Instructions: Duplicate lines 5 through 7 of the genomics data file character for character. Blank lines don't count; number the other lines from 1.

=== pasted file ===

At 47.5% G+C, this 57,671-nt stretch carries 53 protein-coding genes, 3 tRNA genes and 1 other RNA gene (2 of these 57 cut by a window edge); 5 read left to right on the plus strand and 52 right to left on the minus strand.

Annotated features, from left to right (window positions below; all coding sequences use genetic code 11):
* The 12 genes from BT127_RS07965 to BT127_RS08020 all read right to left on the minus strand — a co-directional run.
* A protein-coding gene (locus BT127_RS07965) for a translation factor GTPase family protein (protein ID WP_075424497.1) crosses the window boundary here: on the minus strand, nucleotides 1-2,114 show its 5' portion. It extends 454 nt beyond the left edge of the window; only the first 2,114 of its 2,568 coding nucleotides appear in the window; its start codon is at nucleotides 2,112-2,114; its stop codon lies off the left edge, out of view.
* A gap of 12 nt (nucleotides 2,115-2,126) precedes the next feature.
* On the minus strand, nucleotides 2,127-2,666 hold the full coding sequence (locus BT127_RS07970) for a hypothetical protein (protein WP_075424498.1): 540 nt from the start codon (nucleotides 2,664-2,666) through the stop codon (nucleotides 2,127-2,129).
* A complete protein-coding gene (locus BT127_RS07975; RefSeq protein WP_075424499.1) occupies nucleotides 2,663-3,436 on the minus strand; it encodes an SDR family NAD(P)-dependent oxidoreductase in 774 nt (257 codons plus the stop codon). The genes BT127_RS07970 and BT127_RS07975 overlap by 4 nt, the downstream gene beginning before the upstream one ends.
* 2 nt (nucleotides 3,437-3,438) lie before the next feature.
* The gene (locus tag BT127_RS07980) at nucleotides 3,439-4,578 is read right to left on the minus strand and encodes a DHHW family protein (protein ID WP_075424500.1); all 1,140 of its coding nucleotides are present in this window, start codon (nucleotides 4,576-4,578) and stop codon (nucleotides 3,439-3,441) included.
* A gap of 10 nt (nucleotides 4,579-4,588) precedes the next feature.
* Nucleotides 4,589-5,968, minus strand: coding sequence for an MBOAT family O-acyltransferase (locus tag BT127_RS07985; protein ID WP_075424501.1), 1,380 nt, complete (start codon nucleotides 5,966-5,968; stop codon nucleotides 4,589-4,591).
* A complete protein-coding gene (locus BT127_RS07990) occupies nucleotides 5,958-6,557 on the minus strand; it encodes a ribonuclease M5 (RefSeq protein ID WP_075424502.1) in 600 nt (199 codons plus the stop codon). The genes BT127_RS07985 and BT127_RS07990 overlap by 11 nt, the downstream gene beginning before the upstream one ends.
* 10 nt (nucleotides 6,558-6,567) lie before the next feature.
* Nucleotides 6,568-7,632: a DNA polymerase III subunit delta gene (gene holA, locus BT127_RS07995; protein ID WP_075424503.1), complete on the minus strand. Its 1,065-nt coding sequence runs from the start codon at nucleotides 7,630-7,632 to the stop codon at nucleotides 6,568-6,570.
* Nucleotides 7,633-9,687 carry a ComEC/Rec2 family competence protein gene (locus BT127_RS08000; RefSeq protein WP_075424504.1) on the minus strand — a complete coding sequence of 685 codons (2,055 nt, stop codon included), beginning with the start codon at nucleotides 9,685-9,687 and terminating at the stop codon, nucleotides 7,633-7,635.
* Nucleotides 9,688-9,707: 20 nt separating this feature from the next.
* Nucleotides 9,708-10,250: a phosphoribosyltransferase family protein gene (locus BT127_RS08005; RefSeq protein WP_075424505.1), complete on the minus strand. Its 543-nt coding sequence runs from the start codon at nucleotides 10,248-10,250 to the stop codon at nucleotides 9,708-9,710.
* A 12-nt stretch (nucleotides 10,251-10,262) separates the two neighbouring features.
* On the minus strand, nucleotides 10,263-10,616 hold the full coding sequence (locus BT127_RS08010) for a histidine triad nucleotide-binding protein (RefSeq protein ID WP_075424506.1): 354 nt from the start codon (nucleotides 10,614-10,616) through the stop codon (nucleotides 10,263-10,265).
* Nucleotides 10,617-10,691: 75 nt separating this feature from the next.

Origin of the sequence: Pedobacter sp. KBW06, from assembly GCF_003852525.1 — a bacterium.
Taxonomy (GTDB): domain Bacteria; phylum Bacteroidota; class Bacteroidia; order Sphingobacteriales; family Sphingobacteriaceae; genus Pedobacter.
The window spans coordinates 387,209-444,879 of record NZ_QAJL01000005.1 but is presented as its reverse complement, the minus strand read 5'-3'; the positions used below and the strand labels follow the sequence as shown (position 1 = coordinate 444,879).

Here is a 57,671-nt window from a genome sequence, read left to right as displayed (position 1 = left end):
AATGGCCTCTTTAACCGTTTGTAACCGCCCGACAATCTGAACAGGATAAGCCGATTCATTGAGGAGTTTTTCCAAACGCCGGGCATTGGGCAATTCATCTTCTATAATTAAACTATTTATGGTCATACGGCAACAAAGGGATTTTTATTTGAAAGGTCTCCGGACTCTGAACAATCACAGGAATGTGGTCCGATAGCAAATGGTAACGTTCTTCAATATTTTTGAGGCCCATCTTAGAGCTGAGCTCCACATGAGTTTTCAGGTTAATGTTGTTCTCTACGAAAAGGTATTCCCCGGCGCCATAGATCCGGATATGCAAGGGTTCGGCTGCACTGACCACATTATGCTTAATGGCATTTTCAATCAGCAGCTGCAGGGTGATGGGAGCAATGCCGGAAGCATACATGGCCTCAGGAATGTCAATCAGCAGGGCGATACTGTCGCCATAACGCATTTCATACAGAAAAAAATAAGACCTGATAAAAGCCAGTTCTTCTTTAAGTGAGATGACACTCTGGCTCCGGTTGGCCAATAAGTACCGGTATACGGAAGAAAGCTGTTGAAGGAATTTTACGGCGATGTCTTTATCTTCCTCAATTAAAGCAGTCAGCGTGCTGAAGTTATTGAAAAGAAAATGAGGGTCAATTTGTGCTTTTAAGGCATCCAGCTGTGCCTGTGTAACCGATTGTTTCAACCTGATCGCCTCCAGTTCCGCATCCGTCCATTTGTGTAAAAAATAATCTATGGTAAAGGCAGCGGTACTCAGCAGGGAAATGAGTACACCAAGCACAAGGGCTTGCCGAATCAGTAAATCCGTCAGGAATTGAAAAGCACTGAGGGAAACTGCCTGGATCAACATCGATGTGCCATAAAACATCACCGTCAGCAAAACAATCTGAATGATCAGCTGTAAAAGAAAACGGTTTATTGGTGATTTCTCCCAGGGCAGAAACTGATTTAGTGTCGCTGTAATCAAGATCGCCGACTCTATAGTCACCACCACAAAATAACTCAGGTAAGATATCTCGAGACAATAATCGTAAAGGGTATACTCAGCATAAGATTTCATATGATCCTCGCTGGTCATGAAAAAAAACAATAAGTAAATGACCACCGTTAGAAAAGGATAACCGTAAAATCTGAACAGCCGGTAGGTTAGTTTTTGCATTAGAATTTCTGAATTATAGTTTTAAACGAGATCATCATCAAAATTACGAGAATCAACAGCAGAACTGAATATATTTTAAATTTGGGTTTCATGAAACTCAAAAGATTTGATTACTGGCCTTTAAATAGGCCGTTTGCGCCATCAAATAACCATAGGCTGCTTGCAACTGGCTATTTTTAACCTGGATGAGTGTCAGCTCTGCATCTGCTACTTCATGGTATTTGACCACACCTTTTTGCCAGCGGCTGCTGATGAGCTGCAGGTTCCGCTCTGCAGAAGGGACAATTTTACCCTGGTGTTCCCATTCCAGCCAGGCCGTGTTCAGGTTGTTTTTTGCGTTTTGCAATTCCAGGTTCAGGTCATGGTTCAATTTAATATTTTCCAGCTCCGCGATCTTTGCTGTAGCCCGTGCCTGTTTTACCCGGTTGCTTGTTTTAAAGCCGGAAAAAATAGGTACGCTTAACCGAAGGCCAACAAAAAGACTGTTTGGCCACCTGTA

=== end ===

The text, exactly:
* A gap of 12 nt (nucleotides 2,115-2,126) precedes the next feature.
* On the minus strand, nucleotides 2,127-2,666 hold the full coding sequence (locus BT127_RS07970) for a hypothetical protein (protein WP_075424498.1): 540 nt from the start codon (nucleotides 2,664-2,666) through the stop codon (nucleotides 2,127-2,129).
* A complete protein-coding gene (locus BT127_RS07975; RefSeq protein WP_075424499.1) occupies nucleotides 2,663-3,436 on the minus strand; it encodes an SDR family NAD(P)-dependent oxidoreductase in 774 nt (257 codons plus the stop codon). The genes BT127_RS07970 and BT127_RS07975 overlap by 4 nt, the downstream gene beginning before the upstream one ends.